Society Logo
ME/CFS Australia Ltd
Please click here to donate ME/CFS Australia (SA) Inc
 
 
Facebook
 
ME/CFS AUSTRALIA (SA) INC

Registered Charity 698

Email:
sacfs@sacfs.asn.au

Mailing address:
PO Box 28,
Hindmarsh,
South Australia 5007

Office:
Suite 506,
North Terrace House,
19 North Terrace,
Hackney, SA, 5069


Phone:
1300 128 339

Office Hours:
Wednesdays, 11am-3pm

ME/CFS Australia (SA) Inc supports the needs of sufferers of Myalgic Encephalomyelitis, Chronic Fatigue Syndrome and related illnesses. We do this by providing services and information to members.

Disclaimer

ME/CFS Australia (SA) Inc aims to keep members informed of various research projects, diets, medications, therapies, news items, etc. All communication, both verbal and written, is merely to disseminate information and not to make recommendations or directives.

Unless otherwise stated, the views expressed on this Web site are not necessarily the official views of the Society or its Committee and are not simply an endorsement of products or services.

Become a Member
PDF Application Form (PDF, 277KB)
Why become a member?

Muscle Strength And Flexibility Linked To Pain For Women With Fibromyalgia

Sunday 22 November 2015

 

From MD Magazine:

 

Exercise
 

Muscle Strength and Flexibility Linked to Pain for Women with Fibromyalgia

Caitlyn Fitzpatrick
Nov 19, 2015

It may be easy to write a prescription for opioids in hopes that they will do the trick for patients struggling with fibromyalgia pain. But the best path towards effective analgesia may not require medication at all.

This isn’t the first time that research has pointed out the benefits of exercise as a form of treatment for women with fibromyalgia. A study released earlier in the year found that patients who took more steps each day experienced less pain. However, in the new trial researchers used a larger population pool to make their case in Arthritis Care & Research, and they succeeded.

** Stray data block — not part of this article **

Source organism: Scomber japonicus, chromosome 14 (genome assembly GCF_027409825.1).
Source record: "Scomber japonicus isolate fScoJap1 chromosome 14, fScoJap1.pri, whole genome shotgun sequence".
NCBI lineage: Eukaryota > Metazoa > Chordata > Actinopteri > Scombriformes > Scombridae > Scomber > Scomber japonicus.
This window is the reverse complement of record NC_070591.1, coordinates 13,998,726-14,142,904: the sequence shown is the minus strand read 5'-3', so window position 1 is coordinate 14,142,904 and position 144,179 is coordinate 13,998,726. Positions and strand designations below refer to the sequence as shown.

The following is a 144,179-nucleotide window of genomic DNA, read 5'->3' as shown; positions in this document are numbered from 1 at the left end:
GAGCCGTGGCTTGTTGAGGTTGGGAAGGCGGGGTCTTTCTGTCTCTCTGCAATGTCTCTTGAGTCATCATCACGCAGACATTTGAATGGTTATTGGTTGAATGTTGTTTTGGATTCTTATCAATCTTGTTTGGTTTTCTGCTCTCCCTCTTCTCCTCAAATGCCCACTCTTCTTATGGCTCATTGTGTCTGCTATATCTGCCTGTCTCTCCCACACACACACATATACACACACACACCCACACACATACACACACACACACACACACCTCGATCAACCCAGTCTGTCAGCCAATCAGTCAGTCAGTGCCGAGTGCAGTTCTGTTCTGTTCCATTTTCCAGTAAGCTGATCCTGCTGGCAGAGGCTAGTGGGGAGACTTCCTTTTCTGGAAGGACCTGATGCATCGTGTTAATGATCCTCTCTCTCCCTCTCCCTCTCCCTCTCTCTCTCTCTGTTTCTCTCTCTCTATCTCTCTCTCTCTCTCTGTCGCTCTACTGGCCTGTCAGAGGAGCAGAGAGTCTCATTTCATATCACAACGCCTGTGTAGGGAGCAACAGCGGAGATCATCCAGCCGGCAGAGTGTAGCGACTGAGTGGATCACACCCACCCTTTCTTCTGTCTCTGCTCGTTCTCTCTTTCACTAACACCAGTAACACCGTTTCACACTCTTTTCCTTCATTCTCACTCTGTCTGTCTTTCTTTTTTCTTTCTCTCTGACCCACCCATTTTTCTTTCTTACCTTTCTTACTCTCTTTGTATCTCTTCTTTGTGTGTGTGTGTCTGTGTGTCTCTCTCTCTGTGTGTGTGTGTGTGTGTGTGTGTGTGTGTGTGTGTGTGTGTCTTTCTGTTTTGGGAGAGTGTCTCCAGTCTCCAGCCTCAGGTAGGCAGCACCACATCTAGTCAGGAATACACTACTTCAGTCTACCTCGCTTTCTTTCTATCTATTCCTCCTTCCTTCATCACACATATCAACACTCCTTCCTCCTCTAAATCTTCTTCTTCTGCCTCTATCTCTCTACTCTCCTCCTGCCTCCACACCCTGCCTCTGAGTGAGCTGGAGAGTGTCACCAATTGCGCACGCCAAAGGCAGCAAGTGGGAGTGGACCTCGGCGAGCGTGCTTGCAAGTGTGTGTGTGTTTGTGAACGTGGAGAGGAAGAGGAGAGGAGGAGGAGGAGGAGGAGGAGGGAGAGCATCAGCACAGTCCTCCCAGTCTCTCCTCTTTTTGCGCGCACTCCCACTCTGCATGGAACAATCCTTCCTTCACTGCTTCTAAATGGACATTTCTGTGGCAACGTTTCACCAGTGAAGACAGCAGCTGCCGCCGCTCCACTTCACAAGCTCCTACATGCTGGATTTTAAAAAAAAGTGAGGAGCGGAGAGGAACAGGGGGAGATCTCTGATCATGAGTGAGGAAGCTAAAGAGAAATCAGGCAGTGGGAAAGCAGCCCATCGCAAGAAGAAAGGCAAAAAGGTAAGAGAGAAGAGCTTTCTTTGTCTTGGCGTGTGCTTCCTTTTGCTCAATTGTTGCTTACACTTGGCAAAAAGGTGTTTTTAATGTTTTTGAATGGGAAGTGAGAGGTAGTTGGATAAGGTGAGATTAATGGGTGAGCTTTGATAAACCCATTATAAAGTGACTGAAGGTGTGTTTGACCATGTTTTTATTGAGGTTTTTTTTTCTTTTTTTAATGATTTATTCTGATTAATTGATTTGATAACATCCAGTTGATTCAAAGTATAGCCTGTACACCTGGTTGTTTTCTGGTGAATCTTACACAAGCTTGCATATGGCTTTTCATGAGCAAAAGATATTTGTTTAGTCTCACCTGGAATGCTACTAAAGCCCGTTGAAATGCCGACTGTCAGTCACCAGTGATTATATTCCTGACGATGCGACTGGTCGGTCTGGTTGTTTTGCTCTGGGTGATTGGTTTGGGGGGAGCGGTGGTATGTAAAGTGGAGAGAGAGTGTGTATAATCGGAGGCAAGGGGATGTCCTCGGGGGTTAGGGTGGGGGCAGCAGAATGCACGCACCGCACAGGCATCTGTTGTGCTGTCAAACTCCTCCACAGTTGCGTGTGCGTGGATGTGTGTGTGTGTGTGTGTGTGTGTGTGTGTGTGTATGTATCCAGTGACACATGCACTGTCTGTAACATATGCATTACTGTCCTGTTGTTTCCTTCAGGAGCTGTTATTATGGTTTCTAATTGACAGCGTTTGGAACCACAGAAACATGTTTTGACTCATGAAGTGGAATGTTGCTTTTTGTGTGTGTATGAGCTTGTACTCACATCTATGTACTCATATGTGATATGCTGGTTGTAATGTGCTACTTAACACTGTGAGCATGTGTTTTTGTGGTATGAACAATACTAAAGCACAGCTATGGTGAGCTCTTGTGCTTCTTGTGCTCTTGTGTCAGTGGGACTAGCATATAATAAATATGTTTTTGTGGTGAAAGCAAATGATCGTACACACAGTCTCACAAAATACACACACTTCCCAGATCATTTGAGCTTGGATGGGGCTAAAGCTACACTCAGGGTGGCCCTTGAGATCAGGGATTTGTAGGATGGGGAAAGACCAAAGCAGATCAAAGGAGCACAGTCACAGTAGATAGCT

A total of 468 women with fibromyalgia were evaluated and levels of pain were recorded with several methods including algometry, numeric rating scale, visual analog scale, and the bodily pain subscale on the Short Form 36 health survey. The authors also looked at chronic pain self-efficacy and pain catastrophizing to determine patients who may exaggerate what they were actually feeling. The Senior Fitness Test battery and handgrip dynamometry were used to measure physical fitness – made up of aerobic fitness, muscle strength, flexibility, and motor agility – and average global fitness profile.

Time and time again, higher physical fitness proved to be associated with less pain. In addition, better fitness was linked to higher chronic pain self-efficacy and lower pain catastrophizing – regardless of pain and fitness evaluation methods.

Muscle strength and flexibility showed a direct relationship with pain. The patients who had both high muscle strength and flexibility reported the lowest levels of pain. When it came to pain catastrophizing, aerobic fitness and flexibility proved to be the independent factors. Those who had high levels of both had the best catastrophizing and self-efficacy profiles.

“Our results suggest that higher physical fitness is associated with lower levels of pain, lower pain-related catastrophizing, and higher chronic pain self-efficacy in women with fibromyalgia,” the authors concluded.

More studies in this area of fibromyalgia are needed, but these findings suggest that it may be time to put down the prescription medication and get moving.

Copyright MD Magazine 2006-2015 Intellisphere, LLC. All Rights Reserved.

 

The above originally appeared here.

 


Arrow right

More Fibromyalgia News

 


 

blog comments powered by Disqus

Previous Previous Page